Third, even if repositories did offer this information, the same import name may correspond to several packages on PyPI. One might object that disambiguating which package is wanted would only be needed if there are several projects providing the same import name. However, this would make it easy for anyone to unintentionally or malevolently break working scripts, by uploading a package to PyPI providing an import name that is the same as an existing project. The alternative where, among the candidates, the first package to have been registered on the index is chosen, would be confusing in case a popular package is developed with the same import name as an existing obscure package, and even harmful if the existing package is malware intentionally uploaded with a sufficiently generic import name that has a high probability of being reused.

A related idea would be to attach the requirements as comments to the import statements instead of gathering them in a block, with a syntax such as:

import numpy as np # requires: numpy
import rich # requires: rich

This still suffers from parsing difficulties. Also, where to place the comment in the case of multiline imports is ambiguous and may look ugly:

from PyQt5.QtWidgets import (
    QCheckBox, QComboBox, QDialog, QDialogButtonBox,
    QGridLayout, QLabel, QSpinBox, QTextEdit
) # requires: PyQt5

Furthermore, this syntax cannot behave as might be intuitively expected in all situations. Consider:

import platform
if platform.system() == "Windows":
    import pywin32 # requires: pywin32

Here, the user’s intent is that the package is only required on Windows, but this cannot be understood by the script runner (the correct way to write it would be requires: pywin32 ; sys_platform == 'win32').

(Thanks to Jean Abou-Samra for the clear discussion of this point)

Why not use a requirements file for dependencies?

Putting your requirements in a requirements file, doesn’t require a PEP. You can do that right now, and in fact it’s quite likely that many adhoc solutions do this. However, without a standard, there’s no way of knowing how to locate a script’s dependency data. And furthermore, the requirements file format is pip-specific, so tools relying on it are depending on a pip implementation detail.

So in order to make a standard, two things would be required:

  1. A standardised replacement for the requirements file format.
  2. A standard for how to locate the requirements file for a given script.

The first item is a significant undertaking. It has been discussed on a number of occasions, but so far no-one has attempted to actually do it. The most likely approach would be for standards to be developed for individual use cases currently addressed with requirements files. One option here would be for this PEP to simply define a new file format which is simply a text file containing PEP 508 requirements, one per line. That would just leave the question of how to locate that file.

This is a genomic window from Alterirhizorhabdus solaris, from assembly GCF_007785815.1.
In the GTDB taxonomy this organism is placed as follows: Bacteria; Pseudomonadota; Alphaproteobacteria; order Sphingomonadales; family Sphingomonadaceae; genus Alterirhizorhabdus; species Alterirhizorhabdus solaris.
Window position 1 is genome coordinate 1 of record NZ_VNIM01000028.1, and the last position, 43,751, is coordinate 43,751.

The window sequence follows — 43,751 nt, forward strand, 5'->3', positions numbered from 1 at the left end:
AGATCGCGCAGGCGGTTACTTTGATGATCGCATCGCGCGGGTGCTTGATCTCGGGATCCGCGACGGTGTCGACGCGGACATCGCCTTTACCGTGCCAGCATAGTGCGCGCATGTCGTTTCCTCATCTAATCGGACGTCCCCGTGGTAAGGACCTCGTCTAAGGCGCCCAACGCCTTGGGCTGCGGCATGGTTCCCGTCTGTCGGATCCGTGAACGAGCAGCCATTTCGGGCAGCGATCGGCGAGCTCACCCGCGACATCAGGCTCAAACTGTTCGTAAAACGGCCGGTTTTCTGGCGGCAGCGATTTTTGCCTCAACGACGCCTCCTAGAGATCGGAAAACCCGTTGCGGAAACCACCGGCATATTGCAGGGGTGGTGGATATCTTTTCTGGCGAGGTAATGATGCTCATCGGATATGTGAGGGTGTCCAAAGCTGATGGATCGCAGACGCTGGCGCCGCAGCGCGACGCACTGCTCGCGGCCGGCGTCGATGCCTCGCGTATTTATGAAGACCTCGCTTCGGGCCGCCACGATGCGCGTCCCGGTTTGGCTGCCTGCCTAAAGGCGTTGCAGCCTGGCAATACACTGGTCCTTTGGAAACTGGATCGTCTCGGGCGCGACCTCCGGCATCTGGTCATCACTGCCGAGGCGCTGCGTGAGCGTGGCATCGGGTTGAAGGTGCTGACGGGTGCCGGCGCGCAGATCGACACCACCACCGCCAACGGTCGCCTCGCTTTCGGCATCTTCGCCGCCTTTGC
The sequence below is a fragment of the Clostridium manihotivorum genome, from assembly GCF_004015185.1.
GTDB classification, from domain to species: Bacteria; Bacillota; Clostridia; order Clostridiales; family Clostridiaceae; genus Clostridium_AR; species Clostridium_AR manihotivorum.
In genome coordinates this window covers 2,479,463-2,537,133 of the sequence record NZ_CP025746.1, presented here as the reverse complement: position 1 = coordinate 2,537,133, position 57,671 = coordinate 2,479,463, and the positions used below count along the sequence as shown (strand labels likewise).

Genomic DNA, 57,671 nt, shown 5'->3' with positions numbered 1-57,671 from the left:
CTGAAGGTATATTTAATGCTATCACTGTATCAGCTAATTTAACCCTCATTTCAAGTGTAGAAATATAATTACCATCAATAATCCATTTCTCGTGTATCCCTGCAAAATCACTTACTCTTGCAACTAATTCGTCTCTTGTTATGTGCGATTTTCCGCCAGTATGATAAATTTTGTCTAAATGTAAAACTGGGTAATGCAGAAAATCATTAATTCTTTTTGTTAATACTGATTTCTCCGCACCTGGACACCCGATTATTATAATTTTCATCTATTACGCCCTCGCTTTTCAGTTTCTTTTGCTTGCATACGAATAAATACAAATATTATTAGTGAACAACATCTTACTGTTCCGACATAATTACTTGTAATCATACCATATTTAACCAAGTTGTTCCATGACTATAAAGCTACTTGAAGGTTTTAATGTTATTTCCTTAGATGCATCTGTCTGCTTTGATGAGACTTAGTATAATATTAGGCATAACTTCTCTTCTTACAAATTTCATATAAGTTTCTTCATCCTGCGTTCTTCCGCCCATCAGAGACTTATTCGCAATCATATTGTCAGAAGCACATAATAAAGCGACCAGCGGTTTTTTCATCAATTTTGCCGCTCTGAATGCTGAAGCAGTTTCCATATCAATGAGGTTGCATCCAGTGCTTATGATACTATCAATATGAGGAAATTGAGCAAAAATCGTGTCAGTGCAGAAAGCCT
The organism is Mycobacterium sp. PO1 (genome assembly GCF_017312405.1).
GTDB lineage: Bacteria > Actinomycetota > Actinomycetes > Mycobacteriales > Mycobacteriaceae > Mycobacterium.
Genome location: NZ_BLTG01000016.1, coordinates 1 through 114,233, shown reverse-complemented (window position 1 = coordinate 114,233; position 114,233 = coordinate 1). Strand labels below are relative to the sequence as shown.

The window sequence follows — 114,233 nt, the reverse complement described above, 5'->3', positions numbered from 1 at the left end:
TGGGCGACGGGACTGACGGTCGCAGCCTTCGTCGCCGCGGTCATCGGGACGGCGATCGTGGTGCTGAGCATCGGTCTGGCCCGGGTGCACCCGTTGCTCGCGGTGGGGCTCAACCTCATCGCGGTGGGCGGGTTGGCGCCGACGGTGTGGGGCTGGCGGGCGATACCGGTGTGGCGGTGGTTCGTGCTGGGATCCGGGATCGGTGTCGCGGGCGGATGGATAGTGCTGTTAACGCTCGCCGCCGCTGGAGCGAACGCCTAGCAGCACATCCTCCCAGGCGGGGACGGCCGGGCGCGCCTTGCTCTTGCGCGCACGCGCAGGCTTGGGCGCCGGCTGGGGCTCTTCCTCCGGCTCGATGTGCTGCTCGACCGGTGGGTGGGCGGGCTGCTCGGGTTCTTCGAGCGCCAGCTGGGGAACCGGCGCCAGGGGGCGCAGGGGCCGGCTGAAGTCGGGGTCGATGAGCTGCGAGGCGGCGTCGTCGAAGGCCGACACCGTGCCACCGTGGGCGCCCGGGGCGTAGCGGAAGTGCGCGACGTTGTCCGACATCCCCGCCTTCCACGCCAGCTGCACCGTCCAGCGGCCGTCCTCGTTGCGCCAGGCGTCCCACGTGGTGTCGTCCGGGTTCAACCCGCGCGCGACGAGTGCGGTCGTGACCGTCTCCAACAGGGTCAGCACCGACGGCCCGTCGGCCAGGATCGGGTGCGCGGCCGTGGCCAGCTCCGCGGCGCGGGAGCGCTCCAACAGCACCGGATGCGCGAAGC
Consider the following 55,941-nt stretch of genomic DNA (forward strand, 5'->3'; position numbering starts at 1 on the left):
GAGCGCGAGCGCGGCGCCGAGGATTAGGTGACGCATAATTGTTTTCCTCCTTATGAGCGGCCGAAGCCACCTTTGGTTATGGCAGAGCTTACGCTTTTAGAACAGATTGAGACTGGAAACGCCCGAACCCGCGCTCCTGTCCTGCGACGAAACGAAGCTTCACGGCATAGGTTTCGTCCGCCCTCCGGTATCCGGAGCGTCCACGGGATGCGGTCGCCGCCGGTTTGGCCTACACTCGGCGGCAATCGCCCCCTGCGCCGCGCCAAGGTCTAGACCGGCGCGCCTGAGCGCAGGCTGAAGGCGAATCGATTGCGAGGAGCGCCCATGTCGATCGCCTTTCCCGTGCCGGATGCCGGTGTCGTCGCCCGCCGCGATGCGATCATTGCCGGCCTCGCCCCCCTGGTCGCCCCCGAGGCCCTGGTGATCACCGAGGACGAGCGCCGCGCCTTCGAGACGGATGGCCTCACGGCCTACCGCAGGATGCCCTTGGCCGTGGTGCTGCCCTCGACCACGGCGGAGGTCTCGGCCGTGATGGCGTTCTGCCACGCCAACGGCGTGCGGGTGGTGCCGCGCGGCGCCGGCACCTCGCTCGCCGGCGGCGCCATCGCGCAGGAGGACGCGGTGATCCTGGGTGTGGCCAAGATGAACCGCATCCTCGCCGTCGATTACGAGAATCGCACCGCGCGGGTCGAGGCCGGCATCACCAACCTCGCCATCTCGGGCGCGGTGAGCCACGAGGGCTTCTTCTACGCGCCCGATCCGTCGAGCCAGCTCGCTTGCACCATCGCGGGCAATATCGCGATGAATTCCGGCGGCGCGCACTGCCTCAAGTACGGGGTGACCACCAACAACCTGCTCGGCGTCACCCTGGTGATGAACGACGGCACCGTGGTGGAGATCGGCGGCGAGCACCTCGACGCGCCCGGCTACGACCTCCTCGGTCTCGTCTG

The “obvious” solution here would be to do something like name the file the same as the script, but with a .reqs extension (or something similar). However, this still requires two files, where currently only a single file is needed, and as such, does not match the “better batch file” model (shell scripts and batch files are typically self-contained). It requires the developer to remember to keep the two files together, and this may not always be possible. For example, system administration policies may require that all files in a certain directory are executable (the Linux filesystem standards require this of /usr/bin, for example). And some methods of sharing a script (for example, publishing it on a text file sharing service like Github’s gist, or a corporate intranet) may not allow for deriving the location of an associated requirements file from the script’s location (tools like pipx support running a script directly from a URL, so “download and unpack a zip of the script and its dependencies” may not be an appropriate requirement).

Essentially, though, the issue here is that there is an explicitly stated requirement that the format supports storing dependency data in the script file itself. Solutions that don’t do that are simply ignoring that requirement.

Why not use (possibly restricted) Python syntax?

This would typically involve storing metadata as multiple special variables, such as the following.

__requires_python__ = ">=3.11"
__dependencies__ = [

The most significant problem with this proposal is that it requires all consumers of the dependency data to implement a Python parser. Even if the syntax is restricted, the rest of the script will use the full Python syntax, and trying to define a syntax which can be successfully parsed in isolation from the surrounding code is likely to be extremely difficult and error-prone.

Furthermore, Python’s syntax changes in every release. If extracting dependency data needs a Python parser, the parser will need to know which version of Python the script is written for, and the overhead for a generic tool of having a parser that can handle multiple versions of Python is unsustainable.

With this approach there is the potential to clutter scripts with many variables as new extensions get added. Additionally, intuiting which metadata fields correspond to which variable names would cause confusion for users.

It is worth noting, though, that the pip-run utility does implement (an extended form of) this approach. Further discussion of the pip-run design is available on the project’s issue tracker.

What about local dependencies?

These can be handled without needing special metadata and tooling, simply by adding the location of the dependencies to sys.path. This PEP simply isn’t needed for this case. If, on the other hand, the “local dependencies” are actual distributions which are published locally, they can be specified as usual with a PEP 508 requirement, and the local package index specified when running a tool by using the tool’s UI for that.

Open Issues

None at this point.



Last modified: 2024-05-16 12:27:35 GMT